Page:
Manuscripts/Mixed Material [E. W. Evans, Brick Layer & Plasterer]
“I said I wuz born a slave but I wuz too young to know much about slavery. I wuz the property of the Hill family from 1855 to 1865, when freedom wuz declared and they said we wuz free.
“My master had four sons, three of them went to the army. Legree Hill, the youngest son, went to the war at the age of eighteen years. He wuz killed in the Kennesaw mountains. His mother seemed sad over his going because he was too young and ran off and went. A sharpshooter killed him. His father went for him. He wuz buried in the Yankee line, wrapped in a blanket. He had some of the money he had when he wuz killed, on him. He wuz dressed like a Yankee, in their uniform. Of course, nothing much wuz said about it, as I ‘member, cause he wasn't supposed to be a Yankee at all. He wuz fighting against the Yankees. When he wuz so stirred up to go to the war he told his mother that he wanted to go because he wanted to bring Lincoln's head back and he wuz going after his head.. He didn't get to come back. Another son, Clarence, a calvaryman, wuz the oldest son. He had two horses shot out from under him but he escaped himself.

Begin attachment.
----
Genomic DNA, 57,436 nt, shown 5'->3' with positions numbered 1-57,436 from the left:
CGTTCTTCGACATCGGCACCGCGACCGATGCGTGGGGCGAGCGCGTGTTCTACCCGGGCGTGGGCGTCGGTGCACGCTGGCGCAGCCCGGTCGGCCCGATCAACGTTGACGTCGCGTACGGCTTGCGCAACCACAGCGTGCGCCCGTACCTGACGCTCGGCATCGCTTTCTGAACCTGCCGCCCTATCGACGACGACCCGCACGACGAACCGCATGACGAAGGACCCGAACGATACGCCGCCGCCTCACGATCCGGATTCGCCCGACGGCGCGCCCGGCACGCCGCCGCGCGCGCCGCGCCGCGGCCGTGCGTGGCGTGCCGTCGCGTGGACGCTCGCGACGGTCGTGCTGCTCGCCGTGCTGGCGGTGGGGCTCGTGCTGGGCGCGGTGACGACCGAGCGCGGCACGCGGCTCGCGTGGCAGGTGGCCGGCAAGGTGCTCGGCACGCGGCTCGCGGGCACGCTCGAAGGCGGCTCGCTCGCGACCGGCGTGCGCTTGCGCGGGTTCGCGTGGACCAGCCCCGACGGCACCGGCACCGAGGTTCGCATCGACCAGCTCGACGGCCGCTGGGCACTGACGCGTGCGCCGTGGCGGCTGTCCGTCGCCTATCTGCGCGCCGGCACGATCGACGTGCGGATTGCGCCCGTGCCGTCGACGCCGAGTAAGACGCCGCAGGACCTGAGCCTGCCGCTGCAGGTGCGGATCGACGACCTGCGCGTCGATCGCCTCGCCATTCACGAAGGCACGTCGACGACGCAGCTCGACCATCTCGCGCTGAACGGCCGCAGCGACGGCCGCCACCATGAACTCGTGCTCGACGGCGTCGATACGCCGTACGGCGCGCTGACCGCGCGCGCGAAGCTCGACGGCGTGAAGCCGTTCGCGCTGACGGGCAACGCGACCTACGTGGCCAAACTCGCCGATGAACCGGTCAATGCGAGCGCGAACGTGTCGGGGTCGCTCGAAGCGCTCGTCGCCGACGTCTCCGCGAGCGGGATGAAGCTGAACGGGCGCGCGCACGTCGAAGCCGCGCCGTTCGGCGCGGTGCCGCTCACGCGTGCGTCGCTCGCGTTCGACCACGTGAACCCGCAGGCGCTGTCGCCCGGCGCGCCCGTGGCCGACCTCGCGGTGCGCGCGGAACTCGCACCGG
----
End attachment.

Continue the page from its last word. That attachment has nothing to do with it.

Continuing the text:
“I left Madison and went to Athens, Georgia. I learned the trade of brick masonry and plasterin'. I moved to Athens on the second of April in 1877. I went there to work for a contractor, Nasus McGinty. I stayed in Athens from April, 1877, until August in 1880. I then moved to Atlanta. This wuz the beginning of life for me in Atlanta. I have been here ever since, working at my trade, except for short intervals I went out to work, out of town.
“I built this house in 1887 and moved in the same year on December 27. At first it had only two rooms but I've added to it until now we have ten or twelve rooms. My house now is somewhat larger than Colonel Hill's house where the family lived who owned us as slaves.